by Kathy Kuhl
Yaks aren’t known for great intelligence. But smart, rational yaks are my new reminders for better goal-setting in 2015.
Because running a home takes serious commitment (even if you don’t have a child with exceptional needs), I’ve been gleaning from business leaders to see what goal-setting tools parents can use to help their children succeed.
First, our goals for our kids should be SMART. (Many have written on this; I like Michael Hyatt’s summary here.) SMART is an acronym for:
- Specific: Saying “I want my child to learn addition” is a vague goal for 2015. If you mean, memorize their addition facts, say so. But perhaps you meant two-digit addition with regrouping, or adding fractions. Be specific.
- Measurable: You wouldn’t say your child had mastered spelling for ever if he got all ten words right on a spelling quiz one day.
What’s your goal? 95% accuracy from a standard spelling list at his grade level? Maybe, given his learning disabilities, reaching 85% from a lower grade level would be great progress. Think about it, and set a goal. (You can change it later if you need to.)
ActionableActive: Actionable is an awkward excuse for a word; let’s say Active instead. Goals should use action verbs. Don’t aim for your child to just “Be more punctual.” Don’t you want her to “Be dressed and ready on time for music lessons, soccer, and church, with her gear packed”?
- Realistic: I wanted my fifth grader to master long division, but since he still struggled with simple division and subtraction, I knew he needed some support. Don’t provoke your children by setting impossible goals. We all want our kids to excel, but for some kids, a C is a great and realistic goal.
- Time bound: Set goals you can meet this spring, and goals you have a good change of reaching by the end of May—or whenever seems reasonable for your child and your family.
Second, to make your resolutions more powerful, list the reasons (the rationale) why you are setting these goals. In his ebook, Set Yourself Up for Your Best Year Ever, Michael Hyatt quotes Lewis Howes, “I set myself up to win by setting a clear vision for what I want to accomplish this coming year and why I want to accomplish it.” Hyatt has pointed out in his podcasts that making notes of your rationale for wanting something can help when rekindle your motivation.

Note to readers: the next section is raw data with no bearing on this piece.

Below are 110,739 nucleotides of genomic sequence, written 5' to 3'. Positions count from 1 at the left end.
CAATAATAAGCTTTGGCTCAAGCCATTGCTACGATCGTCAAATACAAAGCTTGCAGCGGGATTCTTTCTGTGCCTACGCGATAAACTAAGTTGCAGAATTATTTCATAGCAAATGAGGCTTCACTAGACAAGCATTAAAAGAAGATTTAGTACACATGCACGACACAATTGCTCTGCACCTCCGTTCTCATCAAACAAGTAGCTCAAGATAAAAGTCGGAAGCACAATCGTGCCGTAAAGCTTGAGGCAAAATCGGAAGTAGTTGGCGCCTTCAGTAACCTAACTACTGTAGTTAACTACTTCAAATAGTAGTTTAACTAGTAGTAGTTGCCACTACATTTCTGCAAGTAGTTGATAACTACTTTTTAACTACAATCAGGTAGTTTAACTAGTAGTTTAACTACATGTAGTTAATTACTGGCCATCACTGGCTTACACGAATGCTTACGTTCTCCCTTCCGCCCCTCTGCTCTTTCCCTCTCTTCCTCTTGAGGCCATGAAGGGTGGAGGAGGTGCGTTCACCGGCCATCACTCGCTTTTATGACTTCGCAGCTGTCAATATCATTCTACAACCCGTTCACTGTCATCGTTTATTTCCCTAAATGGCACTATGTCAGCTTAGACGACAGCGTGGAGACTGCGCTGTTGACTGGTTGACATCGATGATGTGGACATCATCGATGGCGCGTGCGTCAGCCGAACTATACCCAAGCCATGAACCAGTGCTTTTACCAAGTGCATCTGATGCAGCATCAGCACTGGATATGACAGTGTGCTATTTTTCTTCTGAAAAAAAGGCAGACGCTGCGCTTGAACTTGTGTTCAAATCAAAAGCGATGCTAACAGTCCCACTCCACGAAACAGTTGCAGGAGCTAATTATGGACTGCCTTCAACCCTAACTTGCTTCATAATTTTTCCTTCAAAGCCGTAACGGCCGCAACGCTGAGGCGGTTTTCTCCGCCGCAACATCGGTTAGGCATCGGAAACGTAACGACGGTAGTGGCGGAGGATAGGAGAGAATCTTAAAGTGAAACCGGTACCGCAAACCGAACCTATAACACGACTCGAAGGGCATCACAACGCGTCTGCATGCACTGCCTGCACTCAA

You can engage yourself and your kids with these motivators. Say to your teen, “You want to develop computer games, right? You need these math classes and this logic course to take the computer science classes you need.” Or “You want to be a mother/athlete? You’ve got to learn about nutrition to keep your family healthier/to give your best performance.”
Third, yaks. Seth Godin writes a pithy blog, in which he explained a useful, fun computer geek term: “Yak shaving.”
Ever started to do one job, realized you needed to first something else first, which required a trip to the store, a phone call, and took you down six other rabbit trails. You find yourself at the zoo, shaving a yak when you were supposed to be planning the science fair. Yak shaving can be especially tempting for those of us who are easily distracted. What was I supposed to be doing? How did I spend 45 minutes on this other thing?
Read Seth’s short blog here. Don’t shave that yak.
So even those we aren’t CEOs (not most of us), the business leaders’ tips can help us at home with our kids.
My biggest goal for next month is launching my new book, Encouraging Your Child. Make sure you are getting my newsletter to learn about bonuses for those who purchase it the day it comes out.
What goals are you setting for 2015? Please share in the comments below.
Wishing you a 2015 free of yak-shaving!
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